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A Well Proportioned Late 18th Century Chimneypiece in Statuary Marble with Jasper Inlays of the Highest Quality

A refined fireplace of Greek revival design, with a moulded and breakfront shelf supported by a frieze decorated with inlaid Greek key fretwork. The jambs also show fluted inlays, separated from the cornerblocks by finely carved ornamental guttae, that in a row of six form a regula, a typical architectural element of the Doric order.

Provenance: Chester Terrace, Regents Park.

During the mid 18th century the Greek revival style was introduced in Britain by the architects Nicholas Revett and James Stuart, both members of the Society of the Dilettante. Following their Grand Tours around Greece documenting the ruins they encountered during their travels, several English architects of that period felt the desire of reproducing the Classical architectural style in their work at home, reinterpreting this through the filter of the already established Palladianism. As shown by this chimneypiece, the Doric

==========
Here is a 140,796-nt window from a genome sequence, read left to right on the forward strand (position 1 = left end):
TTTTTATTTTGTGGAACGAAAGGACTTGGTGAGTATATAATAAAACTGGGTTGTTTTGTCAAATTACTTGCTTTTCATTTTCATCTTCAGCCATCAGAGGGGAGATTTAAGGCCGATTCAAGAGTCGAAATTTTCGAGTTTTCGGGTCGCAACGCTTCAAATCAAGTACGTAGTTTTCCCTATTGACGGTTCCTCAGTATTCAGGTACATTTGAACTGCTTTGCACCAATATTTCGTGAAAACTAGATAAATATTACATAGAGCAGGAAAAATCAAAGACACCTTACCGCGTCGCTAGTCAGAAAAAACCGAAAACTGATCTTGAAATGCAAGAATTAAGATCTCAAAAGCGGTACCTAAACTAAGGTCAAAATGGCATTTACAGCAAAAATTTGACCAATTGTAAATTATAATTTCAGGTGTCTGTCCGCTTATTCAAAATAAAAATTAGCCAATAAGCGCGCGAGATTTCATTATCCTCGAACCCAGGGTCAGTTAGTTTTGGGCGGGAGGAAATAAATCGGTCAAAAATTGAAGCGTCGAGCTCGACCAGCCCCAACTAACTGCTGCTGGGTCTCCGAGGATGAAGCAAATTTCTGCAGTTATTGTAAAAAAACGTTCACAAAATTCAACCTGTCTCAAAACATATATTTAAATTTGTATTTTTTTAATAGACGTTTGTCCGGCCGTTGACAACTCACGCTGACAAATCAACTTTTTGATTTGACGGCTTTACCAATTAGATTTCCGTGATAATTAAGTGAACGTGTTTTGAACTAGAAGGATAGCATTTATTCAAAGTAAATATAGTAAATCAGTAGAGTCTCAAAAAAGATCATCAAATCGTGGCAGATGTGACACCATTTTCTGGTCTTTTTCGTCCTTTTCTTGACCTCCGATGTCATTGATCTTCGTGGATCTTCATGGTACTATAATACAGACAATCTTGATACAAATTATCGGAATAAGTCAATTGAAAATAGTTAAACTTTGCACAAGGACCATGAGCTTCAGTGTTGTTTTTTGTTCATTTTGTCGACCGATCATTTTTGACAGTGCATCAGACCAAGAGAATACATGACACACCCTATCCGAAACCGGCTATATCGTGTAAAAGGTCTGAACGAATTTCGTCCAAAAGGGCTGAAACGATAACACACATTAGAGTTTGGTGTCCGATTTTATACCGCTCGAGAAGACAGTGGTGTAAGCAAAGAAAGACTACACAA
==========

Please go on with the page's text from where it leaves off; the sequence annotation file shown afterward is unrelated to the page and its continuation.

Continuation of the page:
Greek style is characterised by sobriety and restrain.

A very similar chimneypiece of the same level of quality and more elaborate design can be found in one of the rooms of the Turf Club at No.5 Carlton terrace House. The building was designed by the Regency Architect John Nash in 1827, however the chimneypiece dates earlier, so it was most certainly was designed for an 18th century building.

Height 55in (140cm) width 78¾in (200cm)
Internal height 42⅞in (109cm) width 46in (117cm)
Footblock to footblock 70in (178cm)
Shelf depth 9in (23cm)